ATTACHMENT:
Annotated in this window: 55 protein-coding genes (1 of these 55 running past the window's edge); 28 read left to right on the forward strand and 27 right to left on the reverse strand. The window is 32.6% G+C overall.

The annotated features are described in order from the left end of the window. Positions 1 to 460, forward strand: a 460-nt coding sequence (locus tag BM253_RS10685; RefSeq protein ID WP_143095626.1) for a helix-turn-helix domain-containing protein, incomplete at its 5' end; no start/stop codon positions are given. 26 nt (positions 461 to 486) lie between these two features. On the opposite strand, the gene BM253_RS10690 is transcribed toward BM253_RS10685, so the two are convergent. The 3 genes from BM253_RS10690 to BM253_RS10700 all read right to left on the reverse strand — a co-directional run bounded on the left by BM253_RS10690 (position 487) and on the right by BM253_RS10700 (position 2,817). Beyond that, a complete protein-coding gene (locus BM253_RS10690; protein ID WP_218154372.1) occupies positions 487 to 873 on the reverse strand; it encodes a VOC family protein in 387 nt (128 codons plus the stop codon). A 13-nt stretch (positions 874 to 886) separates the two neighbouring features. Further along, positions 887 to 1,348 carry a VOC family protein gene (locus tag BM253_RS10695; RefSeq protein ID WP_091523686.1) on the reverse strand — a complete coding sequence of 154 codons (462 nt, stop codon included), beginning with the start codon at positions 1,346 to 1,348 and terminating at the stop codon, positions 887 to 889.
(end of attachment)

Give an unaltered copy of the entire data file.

Annotated in this window: 55 protein-coding genes (1 of these 55 running past the window's edge); 28 read left to right on the forward strand and 27 right to left on the reverse strand. The window is 32.6% G+C overall.

The annotated features are described in order from the left end of the window. Positions 1 to 460, forward strand: a 460-nt coding sequence (locus tag BM253_RS10685; RefSeq protein ID WP_143095626.1) for a helix-turn-helix domain-containing protein, incomplete at its 5' end; no start/stop codon positions are given. 26 nt (positions 461 to 486) lie between these two features. On the opposite strand, the gene BM253_RS10690 is transcribed toward BM253_RS10685, so the two are convergent. The 3 genes from BM253_RS10690 to BM253_RS10700 all read right to left on the reverse strand — a co-directional run bounded on the left by BM253_RS10690 (position 487) and on the right by BM253_RS10700 (position 2,817). Beyond that, a complete protein-coding gene (locus BM253_RS10690; protein ID WP_218154372.1) occupies positions 487 to 873 on the reverse strand; it encodes a VOC family protein in 387 nt (128 codons plus the stop codon). A 13-nt stretch (positions 874 to 886) separates the two neighbouring features. Further along, positions 887 to 1,348 carry a VOC family protein gene (locus tag BM253_RS10695; RefSeq protein ID WP_091523686.1) on the reverse strand — a complete coding sequence of 154 codons (462 nt, stop codon included), beginning with the start codon at positions 1,346 to 1,348 and terminating at the stop codon, positions 887 to 889.